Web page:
Cory Booker’s presidential campaign has ended before any votes were cast.
By most accounts, Booker was a great messenger with a unique resume: a skilled orator who once saved a woman from a burning house, an All-American athlete who played football at Stanford, a Rhodes Scholar at Oxford, a graduate of Yale Law who rose from city council to become one of just three African Americans in the Senate.
But in the era of Donald Trump — and heightened anxiety among Democratic voters — love wasn’t enough.
“Cory and I have had this conversation. Cory is not gonna change who he is to win an election,” said South Carolina state Rep. John King, who had endorsed Booker. “He believes in love, but it’s a reality that Trump has corrupted the political arena and the minds of many Americans. That you have to be a fighter is what a lot of Democrats are thinking. They want someone who’s gonna be tough and who’s gonna go toe-to-toe with Donald Trump, and while I know Cory would, Cory would do that in love and not at the detriment of embarrassing this country, himself or his family.”
South Carolina state Rep. Annie McDaniel, another Booker endorser, said some supporters thought he was too nice, a side effect of a campaign operating on love.
“But if he had come out acting like a bull in a china shop then they would’ve called him the angry black man,” McDaniel cautioned.
She said Booker got his statesmanlike disposition through his upbringing and continues to prove he has the temperament to be president.
“There were a few occasions where he appeared to come out swinging,” she noted, “but he still did it in a very diplomatic way.”
Booker told supporters “with a full heart” this morning that he was ending his campaign.
The New Jersey Democrat, who will instead run for reelection to his Senate seat, said he longer saw a path to winning the Democratic nomination for president due to a lack of financial resources.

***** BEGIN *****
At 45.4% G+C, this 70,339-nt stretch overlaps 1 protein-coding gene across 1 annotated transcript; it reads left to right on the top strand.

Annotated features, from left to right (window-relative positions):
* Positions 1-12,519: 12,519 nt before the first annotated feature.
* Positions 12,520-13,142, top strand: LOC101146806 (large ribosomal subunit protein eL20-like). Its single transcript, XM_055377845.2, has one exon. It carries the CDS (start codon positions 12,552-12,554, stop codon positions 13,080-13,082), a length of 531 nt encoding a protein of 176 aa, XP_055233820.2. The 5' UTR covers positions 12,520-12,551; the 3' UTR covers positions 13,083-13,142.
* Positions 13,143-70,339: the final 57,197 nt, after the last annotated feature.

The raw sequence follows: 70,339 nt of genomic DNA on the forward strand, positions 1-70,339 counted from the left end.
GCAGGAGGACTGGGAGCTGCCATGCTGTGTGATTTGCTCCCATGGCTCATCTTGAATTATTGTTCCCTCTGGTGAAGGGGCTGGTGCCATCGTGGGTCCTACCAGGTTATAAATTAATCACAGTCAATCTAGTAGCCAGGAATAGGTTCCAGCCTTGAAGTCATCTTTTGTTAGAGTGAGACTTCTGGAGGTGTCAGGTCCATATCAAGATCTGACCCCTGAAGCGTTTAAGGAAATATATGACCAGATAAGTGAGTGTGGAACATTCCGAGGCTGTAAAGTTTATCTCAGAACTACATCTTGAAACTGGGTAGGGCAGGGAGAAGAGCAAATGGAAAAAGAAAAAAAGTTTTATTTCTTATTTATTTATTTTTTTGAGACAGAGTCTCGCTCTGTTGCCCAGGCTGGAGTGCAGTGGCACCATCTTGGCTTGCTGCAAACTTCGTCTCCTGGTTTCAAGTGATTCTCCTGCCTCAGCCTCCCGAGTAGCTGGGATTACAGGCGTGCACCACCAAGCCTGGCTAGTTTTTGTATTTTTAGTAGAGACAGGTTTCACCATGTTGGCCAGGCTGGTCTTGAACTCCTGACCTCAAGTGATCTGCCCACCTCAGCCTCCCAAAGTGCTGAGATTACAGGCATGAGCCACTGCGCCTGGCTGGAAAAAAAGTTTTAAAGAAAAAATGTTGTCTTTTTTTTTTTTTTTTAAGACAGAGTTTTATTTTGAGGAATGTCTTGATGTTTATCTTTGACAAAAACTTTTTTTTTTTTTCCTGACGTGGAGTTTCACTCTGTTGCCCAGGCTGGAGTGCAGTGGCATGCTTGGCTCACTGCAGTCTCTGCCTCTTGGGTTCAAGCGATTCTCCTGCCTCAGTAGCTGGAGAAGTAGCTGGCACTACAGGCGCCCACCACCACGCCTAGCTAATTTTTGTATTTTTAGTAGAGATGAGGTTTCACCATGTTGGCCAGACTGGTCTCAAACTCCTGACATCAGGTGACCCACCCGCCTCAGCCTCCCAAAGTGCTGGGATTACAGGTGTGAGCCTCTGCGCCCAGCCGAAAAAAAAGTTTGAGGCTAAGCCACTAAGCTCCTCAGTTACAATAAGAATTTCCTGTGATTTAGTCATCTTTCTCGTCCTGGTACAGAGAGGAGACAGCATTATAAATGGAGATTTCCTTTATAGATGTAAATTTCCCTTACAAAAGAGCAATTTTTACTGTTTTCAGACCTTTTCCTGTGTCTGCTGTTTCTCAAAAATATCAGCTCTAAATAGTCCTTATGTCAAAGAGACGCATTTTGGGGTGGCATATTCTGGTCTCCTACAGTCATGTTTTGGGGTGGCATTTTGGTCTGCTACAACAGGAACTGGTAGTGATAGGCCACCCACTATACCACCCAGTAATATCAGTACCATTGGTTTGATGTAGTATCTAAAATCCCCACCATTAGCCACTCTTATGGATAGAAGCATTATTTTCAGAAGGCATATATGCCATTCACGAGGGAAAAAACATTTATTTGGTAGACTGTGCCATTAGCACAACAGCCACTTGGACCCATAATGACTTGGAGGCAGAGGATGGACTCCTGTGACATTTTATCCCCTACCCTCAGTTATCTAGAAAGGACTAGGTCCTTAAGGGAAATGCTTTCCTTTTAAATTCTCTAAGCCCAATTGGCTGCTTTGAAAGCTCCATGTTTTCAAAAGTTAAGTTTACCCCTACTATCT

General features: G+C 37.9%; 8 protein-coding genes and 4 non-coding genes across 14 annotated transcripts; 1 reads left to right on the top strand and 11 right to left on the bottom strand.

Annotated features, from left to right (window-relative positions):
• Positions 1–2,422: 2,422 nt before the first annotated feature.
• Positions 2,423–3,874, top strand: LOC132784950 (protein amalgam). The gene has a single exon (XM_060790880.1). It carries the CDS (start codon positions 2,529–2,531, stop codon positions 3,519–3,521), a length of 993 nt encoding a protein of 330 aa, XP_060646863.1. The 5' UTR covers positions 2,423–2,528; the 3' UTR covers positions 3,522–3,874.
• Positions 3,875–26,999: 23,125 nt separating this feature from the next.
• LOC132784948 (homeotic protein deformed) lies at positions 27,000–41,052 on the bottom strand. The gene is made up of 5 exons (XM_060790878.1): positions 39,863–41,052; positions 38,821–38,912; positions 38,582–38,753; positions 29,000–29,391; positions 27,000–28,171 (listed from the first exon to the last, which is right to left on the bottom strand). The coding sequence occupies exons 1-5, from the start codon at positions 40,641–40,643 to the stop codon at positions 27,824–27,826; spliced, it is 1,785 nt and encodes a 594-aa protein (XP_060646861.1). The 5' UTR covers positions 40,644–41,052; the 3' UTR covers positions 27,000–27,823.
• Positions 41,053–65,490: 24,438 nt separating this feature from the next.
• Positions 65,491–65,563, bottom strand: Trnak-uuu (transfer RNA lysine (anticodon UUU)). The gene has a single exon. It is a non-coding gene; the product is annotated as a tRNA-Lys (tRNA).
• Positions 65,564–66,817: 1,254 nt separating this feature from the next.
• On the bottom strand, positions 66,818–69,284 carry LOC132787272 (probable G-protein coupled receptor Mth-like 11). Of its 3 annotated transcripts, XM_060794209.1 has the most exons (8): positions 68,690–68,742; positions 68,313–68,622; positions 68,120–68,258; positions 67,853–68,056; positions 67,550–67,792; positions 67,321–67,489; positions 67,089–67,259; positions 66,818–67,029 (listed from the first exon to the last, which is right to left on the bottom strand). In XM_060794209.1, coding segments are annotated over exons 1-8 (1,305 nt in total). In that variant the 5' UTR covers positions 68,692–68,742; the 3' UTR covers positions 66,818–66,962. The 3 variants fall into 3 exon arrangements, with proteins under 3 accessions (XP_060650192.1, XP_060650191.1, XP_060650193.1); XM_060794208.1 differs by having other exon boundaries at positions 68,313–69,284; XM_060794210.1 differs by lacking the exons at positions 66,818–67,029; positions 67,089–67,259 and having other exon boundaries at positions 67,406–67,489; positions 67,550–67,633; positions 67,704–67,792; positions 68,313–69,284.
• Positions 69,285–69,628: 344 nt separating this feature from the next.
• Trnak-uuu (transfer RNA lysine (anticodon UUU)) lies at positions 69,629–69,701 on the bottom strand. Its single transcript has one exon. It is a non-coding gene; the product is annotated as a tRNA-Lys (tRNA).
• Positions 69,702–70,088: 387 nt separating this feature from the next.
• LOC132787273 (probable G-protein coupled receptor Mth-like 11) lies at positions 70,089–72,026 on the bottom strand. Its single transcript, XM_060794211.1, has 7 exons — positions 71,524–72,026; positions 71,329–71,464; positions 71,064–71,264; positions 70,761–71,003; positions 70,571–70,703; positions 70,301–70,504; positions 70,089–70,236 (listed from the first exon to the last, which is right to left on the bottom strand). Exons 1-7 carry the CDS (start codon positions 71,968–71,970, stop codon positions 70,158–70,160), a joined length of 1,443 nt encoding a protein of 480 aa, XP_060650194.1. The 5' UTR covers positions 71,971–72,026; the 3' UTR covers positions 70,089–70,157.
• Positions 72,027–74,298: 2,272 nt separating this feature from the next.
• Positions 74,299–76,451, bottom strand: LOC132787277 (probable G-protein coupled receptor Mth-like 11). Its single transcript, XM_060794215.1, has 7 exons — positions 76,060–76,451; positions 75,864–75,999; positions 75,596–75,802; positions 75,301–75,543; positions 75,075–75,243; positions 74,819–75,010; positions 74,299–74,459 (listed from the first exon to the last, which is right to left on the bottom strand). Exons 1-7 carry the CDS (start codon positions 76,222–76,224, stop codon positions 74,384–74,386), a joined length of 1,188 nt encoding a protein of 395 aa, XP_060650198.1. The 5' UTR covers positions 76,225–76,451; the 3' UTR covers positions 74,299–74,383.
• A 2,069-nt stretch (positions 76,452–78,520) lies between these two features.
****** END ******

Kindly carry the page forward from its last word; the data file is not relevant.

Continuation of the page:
His exit from the 2020 race comes ahead of Tuesday’s debate in Iowa — he failed to meet the polling threshold in every approved survey to participate.
It also comes near the beginning of Trump’s impeachment trial in the Senate, which would have taken him off the campaign trail in the crucial early states at a time when he was hoping to surge.
“It was a difficult decision to make, but I got in this race to win, and I’ve always said I wouldn’t continue if there was no longer a path to victory,” Booker said. “Our campaign has reached the point where we need more money to scale up and continue building a campaign that can win — money we don’t have, and money that is harder to raise because I won’t be on the next debate stage and because the urgent business of impeachment will rightly be keeping me in Washington.”
Booker launched his campaign last year on Feb. 1 — the first day of Black History Month — aiming to become the nation’s second black president.
His message emphasized love and unity, and his campaign strategy prioritized organizing on the ground in the early states, particularly in Iowa and South Carolina.
“If someone would’ve told me this time a year ago that Kamala Harris and Cory Booker would’ve not made it to Iowa, I would’ve thought that person was crazy,” said South Carolina state Rep. JA Moore, a former co-chair for Harris’ presidential campaign in the state. “I think if you ask anybody, Cory Booker had the best campaign staff in both Iowa and South Carolina. I think the challenging part was that the resources that he needed to compete this late in the game just weren’t there.”
With so many other well-known candidates in the race, fundraising was consistently an issue for Booker, whose campaign reported raising $6.6 million in the final three months of 2019 while the front-runners boasted sums of more than $20 million each.
Booker had also warned supporters in September that he would be forced to end his campaign unless it raised $1.7 million in 10 days, a gambit that proved successful at the time.
Despite securing a significant number of endorsements across the early states, Booker never caught on with voters — he was mired in the low single digits in public polling.
Booker’s departure could put a spotlight on his large list of endorsements, as the remaining candidates court them in the lead-up to the first four contests, beginning Feb. 3 in Iowa.